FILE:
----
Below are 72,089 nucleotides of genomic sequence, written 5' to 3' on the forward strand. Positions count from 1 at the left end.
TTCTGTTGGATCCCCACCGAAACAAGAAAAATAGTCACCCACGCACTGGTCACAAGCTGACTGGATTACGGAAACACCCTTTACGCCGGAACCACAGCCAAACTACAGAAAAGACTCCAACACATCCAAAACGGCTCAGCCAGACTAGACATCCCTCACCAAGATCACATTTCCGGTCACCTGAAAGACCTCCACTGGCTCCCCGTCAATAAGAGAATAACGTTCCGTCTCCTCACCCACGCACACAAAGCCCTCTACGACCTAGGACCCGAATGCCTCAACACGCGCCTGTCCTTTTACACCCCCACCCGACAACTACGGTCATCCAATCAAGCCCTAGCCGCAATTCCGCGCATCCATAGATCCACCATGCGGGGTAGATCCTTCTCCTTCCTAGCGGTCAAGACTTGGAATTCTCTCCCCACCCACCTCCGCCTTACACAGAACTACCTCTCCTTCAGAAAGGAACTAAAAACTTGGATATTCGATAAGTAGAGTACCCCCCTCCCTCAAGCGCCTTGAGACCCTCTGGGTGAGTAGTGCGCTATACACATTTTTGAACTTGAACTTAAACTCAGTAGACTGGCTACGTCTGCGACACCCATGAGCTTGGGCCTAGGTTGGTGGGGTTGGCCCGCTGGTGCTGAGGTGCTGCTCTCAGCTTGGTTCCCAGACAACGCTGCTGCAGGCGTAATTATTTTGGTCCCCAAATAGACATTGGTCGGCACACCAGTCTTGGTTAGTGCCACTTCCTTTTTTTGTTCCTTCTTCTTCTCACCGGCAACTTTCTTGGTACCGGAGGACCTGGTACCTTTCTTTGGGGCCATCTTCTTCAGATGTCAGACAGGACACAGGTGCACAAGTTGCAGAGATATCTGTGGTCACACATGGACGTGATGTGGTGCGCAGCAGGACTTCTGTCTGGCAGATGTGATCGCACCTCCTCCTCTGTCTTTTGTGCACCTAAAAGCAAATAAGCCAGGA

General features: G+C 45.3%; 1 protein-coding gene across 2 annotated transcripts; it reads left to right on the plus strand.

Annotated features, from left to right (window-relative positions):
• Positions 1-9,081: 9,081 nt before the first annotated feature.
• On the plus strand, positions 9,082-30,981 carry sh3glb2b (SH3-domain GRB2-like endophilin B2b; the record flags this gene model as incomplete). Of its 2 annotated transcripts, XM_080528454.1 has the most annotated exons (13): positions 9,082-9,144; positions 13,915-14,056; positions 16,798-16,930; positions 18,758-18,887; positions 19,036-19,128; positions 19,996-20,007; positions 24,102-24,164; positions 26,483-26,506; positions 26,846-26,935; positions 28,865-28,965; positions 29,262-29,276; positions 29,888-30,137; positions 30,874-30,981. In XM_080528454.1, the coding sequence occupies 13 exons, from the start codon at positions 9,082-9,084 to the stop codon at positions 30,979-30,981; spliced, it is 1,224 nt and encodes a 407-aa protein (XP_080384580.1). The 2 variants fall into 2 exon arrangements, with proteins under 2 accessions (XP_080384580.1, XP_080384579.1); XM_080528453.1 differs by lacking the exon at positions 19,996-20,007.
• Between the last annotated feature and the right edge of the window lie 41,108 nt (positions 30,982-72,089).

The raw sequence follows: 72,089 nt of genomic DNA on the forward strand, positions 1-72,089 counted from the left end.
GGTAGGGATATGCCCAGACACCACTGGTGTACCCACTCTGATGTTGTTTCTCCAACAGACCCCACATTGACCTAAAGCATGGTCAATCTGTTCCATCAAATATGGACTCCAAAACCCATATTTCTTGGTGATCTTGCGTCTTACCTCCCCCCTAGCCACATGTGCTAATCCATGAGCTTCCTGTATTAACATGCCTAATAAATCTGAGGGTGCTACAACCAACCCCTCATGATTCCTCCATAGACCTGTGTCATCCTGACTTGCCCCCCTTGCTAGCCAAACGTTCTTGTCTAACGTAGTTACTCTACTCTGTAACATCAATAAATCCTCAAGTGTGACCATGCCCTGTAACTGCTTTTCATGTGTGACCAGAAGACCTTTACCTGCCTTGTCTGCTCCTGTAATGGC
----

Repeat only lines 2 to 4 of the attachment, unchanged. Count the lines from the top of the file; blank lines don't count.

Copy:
TTCTGTTGGATCCCCACCGAAACAAGAAAAATAGTCACCCACGCACTGGTCACAAGCTGACTGGATTACGGAAACACCCTTTACGCCGGAACCACAGCCAAACTACAGAAAAGACTCCAACACATCCAAAACGGCTCAGCCAGACTAGACATCCCTCACCAAGATCACATTTCCGGTCACCTGAAAGACCTCCACTGGCTCCCCGTCAATAAGAGAATAACGTTCCGTCTCCTCACCCACGCACACAAAGCCCTCTACGACCTAGGACCCGAATGCCTCAACACGCGCCTGTCCTTTTACACCCCCACCCGACAACTACGGTCATCCAATCAAGCCCTAGCCGCAATTCCGCGCATCCATAGATCCACCATGCGGGGTAGATCCTTCTCCTTCCTAGCGGTCAAGACTTGGAATTCTCTCCCCACCCACCTCCGCCTTACACAGAACTACCTCTCCTTCAGAAAGGAACTAAAAACTTGGATATTCGATAAGTAGAGTACCCCCCTCCCTCAAGCGCCTTGAGACCCTCTGGGTGAGTAGTGCGCTATACACATTTTTGAACTTGAACTTAAACTCAGTAGACTGGCTACGTCTGCGACACCCATGAGCTTGGGCCTAGGTTGGTGGGGTTGGCCCGCTGGTGCTGAGGTGCTGCTCTCAGCTTGGTTCCCAGACAACGCTGCTGCAGGCGTAATTATTTTGGTCCCCAAATAGACATTGGTCGGCACACCAGTCTTGGTTAGTGCCACTTCCTTTTTTTGTTCCTTCTTCTTCTCACCGGCAACTTTCTTGGTACCGGAGGACCTGGTACCTTTCTTTGGGGCCATCTTCTTCAGATGTCAGACAGGACACAGGTGCACAAGTTGCAGAGATATCTGTGGTCACACATGGACGTGATGTGGTGCGCAGCAGGACTTCTGTCTGGCAGATGTGATCGCACCTCCTCCTCTGTCTTTTGTGCACCTAAAAGCAAATAAGCCAGGA

General features: G+C 45.3%; 1 protein-coding gene across 2 annotated transcripts; it reads left to right on the plus strand.

Annotated features, from left to right (window-relative positions):